Annette’s future with bladder exstrophy
When seventeen-month-old Annette was first born with bladder exstrophy, her mother assumed her condition was fatal. “I did not understand the whole situation,” she says. “I had not seen or heard about this condition before, so I thought I would lose my baby.”
It was not until Annette was transferred from her local hospital in Ghana to a nearby teaching hospital that her family learned her condition could in fact be treated. But despite the encouragement they finally found at the teaching hospital, the family’s journey toward correcting their daughter’s bladder exstrophy has been anything but smooth.
On October 19th all of this will change when, thanks to A-BE-C, the Qatar Foundation and the Bladder Exstrophy Global Care Team, the smiling toddler who loves music and dancing will finally get the care she needs.
Before Annette’s family found A-BE-C, she went through two failed surgeries. Incontinence and frequent infections followed as a result of her condition. Without surgery to also reconstruct the many complex urological structures and her improperly formed pelvic bones, she would succumb to a lifetime of pain, repeated infections, and social outcast.
After each failed surgery, Annette’s family was devastated, but determined. They knew they had to look elsewhere for answers. To their surprise, they learned that not only were there no local urologists trained to properly treat bladder exstrophy, there are in fact no medical centers in all of Africa equipped correct the rare condition.
With the help of an uncle living near Boston, the family eventually found A-BE-C and began the process of scheduling a surgery in Doha, Qatar to be performed by Dr. Pippi Salle, with the support of Dr. Jason Howard, Chief of Pediatric Orthopedics at Sidra Hospital. Dr. Mansour Ali, Chief of the Department of Pediatric Surgery at Hamad Hospital and Dr. David Sigalet, Chief of the Department of Surgery at Sidra Medical and Research Center are also fully supporting the case. The surgical team will donate their services, but the steep cost of travel, hospital bills for a month-long stay and medical visas still presented an initial hurdle. The family launched a Go-Fund-Me Campaign and, with combined support from the Qatar Foundation and the A-BE-C donor community, secured enough funding to proceed with the surgery.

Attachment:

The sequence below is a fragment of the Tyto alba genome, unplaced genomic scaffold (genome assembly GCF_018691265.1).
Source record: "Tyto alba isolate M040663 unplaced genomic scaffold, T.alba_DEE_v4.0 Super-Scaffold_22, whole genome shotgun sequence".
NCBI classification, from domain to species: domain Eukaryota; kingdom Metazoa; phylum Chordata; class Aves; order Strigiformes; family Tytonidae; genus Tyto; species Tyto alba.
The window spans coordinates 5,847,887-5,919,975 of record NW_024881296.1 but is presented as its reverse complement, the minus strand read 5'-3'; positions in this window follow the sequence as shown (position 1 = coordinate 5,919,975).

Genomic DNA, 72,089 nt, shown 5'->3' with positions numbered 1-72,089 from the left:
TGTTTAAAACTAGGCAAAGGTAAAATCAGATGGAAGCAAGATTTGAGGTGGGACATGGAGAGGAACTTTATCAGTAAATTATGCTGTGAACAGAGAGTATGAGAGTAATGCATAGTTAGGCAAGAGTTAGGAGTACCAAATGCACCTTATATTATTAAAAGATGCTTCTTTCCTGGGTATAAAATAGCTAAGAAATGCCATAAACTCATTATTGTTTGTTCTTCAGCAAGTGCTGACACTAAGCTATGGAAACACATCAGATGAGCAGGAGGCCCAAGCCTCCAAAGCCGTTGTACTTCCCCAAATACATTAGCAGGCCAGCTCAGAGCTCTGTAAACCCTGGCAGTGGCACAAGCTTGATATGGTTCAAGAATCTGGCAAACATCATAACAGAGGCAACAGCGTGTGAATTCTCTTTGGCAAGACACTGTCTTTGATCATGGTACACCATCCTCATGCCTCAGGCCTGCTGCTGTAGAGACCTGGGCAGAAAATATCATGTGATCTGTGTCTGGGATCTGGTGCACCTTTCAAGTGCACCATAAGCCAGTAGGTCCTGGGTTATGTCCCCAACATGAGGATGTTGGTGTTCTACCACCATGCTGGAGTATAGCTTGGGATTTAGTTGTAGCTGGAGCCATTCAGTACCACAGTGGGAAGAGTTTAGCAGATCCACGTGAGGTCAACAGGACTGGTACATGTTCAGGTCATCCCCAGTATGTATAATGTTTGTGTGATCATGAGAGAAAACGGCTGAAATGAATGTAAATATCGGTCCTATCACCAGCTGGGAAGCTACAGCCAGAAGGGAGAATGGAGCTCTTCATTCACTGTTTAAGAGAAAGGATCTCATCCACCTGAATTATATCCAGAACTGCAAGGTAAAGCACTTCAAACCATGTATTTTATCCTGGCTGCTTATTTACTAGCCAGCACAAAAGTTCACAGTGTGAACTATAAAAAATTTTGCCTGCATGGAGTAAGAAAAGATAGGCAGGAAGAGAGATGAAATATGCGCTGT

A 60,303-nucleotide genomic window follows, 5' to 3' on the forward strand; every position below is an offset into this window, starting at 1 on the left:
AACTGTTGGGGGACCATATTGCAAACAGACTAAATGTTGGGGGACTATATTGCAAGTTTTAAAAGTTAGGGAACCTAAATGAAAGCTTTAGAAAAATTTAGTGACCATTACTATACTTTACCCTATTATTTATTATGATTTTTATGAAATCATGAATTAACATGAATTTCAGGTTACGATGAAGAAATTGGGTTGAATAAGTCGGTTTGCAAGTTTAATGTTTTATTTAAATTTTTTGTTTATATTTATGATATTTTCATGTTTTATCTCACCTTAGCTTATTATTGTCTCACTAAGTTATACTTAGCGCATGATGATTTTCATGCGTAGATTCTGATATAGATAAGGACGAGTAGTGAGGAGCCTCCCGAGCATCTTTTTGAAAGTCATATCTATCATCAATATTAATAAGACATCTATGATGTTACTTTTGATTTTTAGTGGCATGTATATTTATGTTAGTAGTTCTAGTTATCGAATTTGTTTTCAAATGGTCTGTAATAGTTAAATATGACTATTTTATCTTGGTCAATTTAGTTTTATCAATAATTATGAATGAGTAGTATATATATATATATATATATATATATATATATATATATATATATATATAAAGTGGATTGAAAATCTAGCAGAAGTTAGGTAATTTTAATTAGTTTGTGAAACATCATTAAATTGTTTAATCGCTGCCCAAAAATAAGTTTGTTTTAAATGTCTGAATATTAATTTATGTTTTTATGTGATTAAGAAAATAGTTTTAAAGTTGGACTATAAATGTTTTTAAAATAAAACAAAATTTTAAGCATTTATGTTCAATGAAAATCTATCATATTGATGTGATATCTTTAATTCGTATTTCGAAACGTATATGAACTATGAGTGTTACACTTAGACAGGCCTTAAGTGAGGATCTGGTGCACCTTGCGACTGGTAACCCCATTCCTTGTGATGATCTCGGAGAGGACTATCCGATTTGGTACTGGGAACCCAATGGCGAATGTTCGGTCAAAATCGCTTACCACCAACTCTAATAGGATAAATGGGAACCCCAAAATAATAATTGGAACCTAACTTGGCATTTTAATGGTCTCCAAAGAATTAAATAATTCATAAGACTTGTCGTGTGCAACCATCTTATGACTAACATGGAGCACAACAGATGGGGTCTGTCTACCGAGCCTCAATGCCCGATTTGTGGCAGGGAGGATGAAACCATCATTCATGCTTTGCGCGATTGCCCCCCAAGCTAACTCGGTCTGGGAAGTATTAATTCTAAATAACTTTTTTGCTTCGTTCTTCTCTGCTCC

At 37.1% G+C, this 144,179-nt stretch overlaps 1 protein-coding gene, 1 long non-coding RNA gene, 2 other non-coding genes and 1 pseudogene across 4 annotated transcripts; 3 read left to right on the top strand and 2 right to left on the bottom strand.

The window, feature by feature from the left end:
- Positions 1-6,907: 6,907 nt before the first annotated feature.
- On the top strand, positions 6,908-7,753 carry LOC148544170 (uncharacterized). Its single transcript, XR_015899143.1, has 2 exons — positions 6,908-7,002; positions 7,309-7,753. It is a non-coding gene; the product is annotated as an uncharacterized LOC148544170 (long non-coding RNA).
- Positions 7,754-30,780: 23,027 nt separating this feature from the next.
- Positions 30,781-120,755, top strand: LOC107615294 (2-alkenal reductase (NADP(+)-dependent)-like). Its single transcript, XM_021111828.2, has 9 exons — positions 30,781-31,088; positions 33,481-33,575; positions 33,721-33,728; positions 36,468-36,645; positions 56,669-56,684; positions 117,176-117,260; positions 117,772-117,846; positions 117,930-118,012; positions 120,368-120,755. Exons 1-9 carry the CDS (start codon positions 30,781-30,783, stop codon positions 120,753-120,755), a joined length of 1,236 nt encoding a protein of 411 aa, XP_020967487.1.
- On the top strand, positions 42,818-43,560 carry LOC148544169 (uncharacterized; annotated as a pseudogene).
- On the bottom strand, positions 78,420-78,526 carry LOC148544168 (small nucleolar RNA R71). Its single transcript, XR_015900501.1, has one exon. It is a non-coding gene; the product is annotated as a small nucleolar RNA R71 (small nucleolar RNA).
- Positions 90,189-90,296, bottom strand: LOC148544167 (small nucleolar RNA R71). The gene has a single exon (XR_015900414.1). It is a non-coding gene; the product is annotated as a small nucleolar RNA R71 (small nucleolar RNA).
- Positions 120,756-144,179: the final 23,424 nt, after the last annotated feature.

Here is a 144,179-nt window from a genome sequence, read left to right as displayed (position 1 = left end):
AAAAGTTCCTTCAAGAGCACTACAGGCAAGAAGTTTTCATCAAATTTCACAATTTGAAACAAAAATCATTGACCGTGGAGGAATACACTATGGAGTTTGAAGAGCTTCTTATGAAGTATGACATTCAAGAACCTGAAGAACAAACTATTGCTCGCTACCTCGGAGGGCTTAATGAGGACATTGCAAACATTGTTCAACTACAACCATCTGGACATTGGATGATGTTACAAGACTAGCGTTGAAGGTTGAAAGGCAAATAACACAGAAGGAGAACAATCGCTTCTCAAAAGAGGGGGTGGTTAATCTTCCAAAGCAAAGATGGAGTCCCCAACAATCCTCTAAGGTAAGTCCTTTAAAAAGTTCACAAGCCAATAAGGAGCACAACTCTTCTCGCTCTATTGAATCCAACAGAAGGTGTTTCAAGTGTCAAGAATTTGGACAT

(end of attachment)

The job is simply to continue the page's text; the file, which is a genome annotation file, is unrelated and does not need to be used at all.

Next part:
“It’s been a long process,” says Pamela Block, Executive Director of A-BE-C. Block explains that for every surgery A-BE-C sponsors, preparations take between six to nine months to complete. In addition to securing funding, medical visas must be applied for and time in the operating room must be arranged. In Annette’s case, a significant skin infection caused further delays. Her surgery will take place nearly ten months after the process first began.
As Block points out, although the wait can be excruciating for families, a child’s chances at a high quality of life are far greater when the time is taken to plan for a successful surgery with a properly trained team. Says Block, “Annette will be under the care of one of the world’s leading experts in bladder exstrophy. Having this opportunity will affect her whole life.”
Although they are anxious and frightened as they await what will be their daughter’s third surgery in her short lifetime, Annette’s parents are looking forward to the future. “A-BE-C has been there for us, coordinating the entire process to make sure Annette gets the help she needs,” says her mother. “They came in at the time that all hope was gone, and gave us hope again.”
Annette and her family are not alone in their struggle to find proper care for a child born with bladder exstrophy. “There is a huge need worldwide,” says Block. “Annette is one of dozens of identified children we need to help in Africa alone.”
In January 2017, A-BE-C will sponsor two urologists from Africa to train with the Global Care Team in India. With your help, children born with Bladder Exstrophy in developing nations such as Ghana will be able to receive proper care close to home and not have to endure the heartbreaking journey that Annette and so many children like her have faced. Please donate today.Donate